SULLIVAN COUNTY, Tenn. (WJHL) – The Tennessee Bureau of Investigation and Sullivan County authorities are asking for the public’s assistance identifying individuals responsible for the increase in overdose deaths in the county.
During a press conference on Friday morning, the TBI announced that there have been 97 overdoses in Sullivan County reported to the TBI HIDTA Drug Related Death Task Force since March 1.
TBI spokespeople said 22 deaths in Sullivan County are attributed to overdoses.
On average, TBI says that is one overdose death per week.
You can watch News Channel 11’s live stream of the press conference below:
During the press conference, authorities said the reported overdoses are just a portion of the total incidents, since many overdoses are not reported.
Authorities said the majority of the overdoses are a result of the use of heroin, Fentanyl, methamphetamine and cocaine.
The TBI says these drugs are mainly coming from out-of-state dealers from places like North Carolina, Ohio, Detroit, and Atlanta.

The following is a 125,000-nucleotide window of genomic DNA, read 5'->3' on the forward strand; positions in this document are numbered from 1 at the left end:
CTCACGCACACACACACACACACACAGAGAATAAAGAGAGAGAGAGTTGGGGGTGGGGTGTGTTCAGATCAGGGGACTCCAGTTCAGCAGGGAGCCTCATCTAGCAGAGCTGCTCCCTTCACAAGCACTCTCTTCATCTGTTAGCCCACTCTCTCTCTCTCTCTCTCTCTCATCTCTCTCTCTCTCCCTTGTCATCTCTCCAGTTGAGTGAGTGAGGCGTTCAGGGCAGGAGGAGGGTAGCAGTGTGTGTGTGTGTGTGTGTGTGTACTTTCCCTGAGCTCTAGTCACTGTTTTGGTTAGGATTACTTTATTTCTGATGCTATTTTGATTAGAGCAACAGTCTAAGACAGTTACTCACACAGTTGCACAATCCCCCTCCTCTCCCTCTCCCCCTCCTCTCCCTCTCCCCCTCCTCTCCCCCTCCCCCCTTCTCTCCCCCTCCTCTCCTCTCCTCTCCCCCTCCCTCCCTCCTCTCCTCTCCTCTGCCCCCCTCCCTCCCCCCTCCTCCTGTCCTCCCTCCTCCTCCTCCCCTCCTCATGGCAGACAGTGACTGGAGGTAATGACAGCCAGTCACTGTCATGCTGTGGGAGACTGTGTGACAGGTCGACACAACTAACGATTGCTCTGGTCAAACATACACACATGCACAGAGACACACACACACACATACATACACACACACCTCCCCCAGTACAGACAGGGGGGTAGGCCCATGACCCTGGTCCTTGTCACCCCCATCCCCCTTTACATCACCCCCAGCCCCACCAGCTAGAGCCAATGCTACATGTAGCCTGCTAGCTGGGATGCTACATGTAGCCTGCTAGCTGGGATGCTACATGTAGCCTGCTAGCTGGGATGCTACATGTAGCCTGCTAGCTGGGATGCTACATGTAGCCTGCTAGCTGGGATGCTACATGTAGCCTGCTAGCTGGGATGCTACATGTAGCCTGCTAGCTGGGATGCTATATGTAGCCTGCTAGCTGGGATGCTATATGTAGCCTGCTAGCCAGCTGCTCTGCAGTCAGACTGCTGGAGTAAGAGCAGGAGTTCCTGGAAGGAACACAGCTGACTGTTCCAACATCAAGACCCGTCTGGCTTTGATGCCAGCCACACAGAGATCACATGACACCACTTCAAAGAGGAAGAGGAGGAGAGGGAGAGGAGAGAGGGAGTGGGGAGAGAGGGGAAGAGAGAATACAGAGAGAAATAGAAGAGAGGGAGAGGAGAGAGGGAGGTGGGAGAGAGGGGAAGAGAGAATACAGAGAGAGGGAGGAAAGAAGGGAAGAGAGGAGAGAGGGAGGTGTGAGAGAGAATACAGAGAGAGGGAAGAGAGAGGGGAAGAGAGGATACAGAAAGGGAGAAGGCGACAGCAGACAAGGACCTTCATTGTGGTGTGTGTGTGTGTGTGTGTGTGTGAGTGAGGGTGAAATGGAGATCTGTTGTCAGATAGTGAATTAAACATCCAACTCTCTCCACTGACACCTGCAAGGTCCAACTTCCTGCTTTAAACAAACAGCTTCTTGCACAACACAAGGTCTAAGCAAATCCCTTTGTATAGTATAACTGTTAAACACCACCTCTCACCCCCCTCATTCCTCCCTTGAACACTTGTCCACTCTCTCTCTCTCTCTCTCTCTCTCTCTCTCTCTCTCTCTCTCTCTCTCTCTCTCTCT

“They figure out there’s a hot market here for drugs. They can make twice as much money as they can in their own states,” said TBI Special Agent Chuck Kimbril.
TBI reports that approximately two weeks ago, 10 out-of-state drug dealers were arrested and are facing federal charges.
According to the TBI, agents from the task force executed several search warrants that resulted in several various narcotics and firearms being seized.
However, state and local authorities are asking community members of Sullivan County to be vigilant and report information that could lead to drug dealers being identified.
Those with information can contact the Drug Task Force Hotline at 423-323-8615 or 1-800-TBI-FIND. Callers can remain anonymous.
“Those families that are out there, that are going through this repeated cycle of having to administer Narcan time after time after time. Please make a phone call,” said Gene Perrin, Sullivan County Deputy District Attorney. “Help us to cut off the source of the drugs that’s killing your child, your brother, your sister.”
No specific suspects or persons of interest were identified by officials during the press conference.
TBI officials said the pandemic could be a contributing factor in the rise of local overdoses.